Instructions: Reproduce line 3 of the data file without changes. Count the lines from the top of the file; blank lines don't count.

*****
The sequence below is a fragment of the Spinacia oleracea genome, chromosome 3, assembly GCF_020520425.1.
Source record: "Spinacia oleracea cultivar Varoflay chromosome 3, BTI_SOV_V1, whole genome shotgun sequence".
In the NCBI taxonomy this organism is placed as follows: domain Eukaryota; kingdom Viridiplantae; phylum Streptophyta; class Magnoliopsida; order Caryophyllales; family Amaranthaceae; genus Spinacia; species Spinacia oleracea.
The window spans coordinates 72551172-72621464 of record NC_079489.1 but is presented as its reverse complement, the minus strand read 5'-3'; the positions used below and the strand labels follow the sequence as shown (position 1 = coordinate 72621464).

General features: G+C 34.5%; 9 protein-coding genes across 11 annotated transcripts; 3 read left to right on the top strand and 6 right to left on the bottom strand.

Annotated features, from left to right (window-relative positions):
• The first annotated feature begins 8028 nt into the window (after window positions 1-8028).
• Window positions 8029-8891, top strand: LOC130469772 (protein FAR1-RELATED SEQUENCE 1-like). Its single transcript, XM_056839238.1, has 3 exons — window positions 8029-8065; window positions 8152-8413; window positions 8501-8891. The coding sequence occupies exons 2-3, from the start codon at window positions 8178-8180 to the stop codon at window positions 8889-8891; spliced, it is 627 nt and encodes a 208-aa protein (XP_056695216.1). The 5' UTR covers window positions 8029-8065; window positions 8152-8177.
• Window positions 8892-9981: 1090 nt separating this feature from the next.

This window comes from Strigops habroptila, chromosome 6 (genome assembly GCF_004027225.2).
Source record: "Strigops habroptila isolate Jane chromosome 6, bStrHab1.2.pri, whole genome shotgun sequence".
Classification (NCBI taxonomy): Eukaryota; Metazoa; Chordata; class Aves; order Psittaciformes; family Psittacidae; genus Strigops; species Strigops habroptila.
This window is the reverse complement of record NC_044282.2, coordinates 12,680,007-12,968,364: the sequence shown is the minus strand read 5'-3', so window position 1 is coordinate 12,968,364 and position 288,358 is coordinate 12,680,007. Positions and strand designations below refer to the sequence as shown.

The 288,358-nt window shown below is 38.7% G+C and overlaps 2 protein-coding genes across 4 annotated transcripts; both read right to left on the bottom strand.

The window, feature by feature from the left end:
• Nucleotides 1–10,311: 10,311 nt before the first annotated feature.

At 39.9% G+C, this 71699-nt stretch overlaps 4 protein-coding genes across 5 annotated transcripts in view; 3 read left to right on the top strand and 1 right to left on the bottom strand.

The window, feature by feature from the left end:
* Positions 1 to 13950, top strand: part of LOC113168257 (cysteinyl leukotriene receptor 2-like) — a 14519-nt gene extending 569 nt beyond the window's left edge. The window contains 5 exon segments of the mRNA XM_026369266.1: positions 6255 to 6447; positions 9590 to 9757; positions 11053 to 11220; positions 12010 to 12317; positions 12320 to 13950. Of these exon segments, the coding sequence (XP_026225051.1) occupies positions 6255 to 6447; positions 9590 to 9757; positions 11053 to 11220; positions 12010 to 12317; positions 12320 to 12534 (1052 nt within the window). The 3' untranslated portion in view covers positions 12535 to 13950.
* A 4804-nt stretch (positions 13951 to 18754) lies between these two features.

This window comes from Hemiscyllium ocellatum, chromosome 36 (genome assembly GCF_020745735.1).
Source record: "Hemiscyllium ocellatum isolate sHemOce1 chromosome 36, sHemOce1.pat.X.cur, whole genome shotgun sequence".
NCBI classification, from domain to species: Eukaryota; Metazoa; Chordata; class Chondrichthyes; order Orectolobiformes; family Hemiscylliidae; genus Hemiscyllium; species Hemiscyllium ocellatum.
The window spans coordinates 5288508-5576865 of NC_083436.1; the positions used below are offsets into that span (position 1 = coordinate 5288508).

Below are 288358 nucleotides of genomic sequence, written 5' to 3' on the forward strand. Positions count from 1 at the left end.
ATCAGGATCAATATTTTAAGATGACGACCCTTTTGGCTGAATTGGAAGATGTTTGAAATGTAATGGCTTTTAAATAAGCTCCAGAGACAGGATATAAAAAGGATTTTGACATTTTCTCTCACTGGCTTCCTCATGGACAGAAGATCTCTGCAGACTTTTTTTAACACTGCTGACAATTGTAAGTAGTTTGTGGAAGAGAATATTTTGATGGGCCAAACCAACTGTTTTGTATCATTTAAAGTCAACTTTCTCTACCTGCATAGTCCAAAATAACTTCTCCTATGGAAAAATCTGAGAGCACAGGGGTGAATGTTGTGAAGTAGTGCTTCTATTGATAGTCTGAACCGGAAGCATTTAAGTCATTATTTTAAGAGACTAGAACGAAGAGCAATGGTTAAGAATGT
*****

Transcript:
In the NCBI taxonomy this organism is placed as follows: domain Eukaryota; kingdom Viridiplantae; phylum Streptophyta; class Magnoliopsida; order Caryophyllales; family Amaranthaceae; genus Spinacia; species Spinacia oleracea.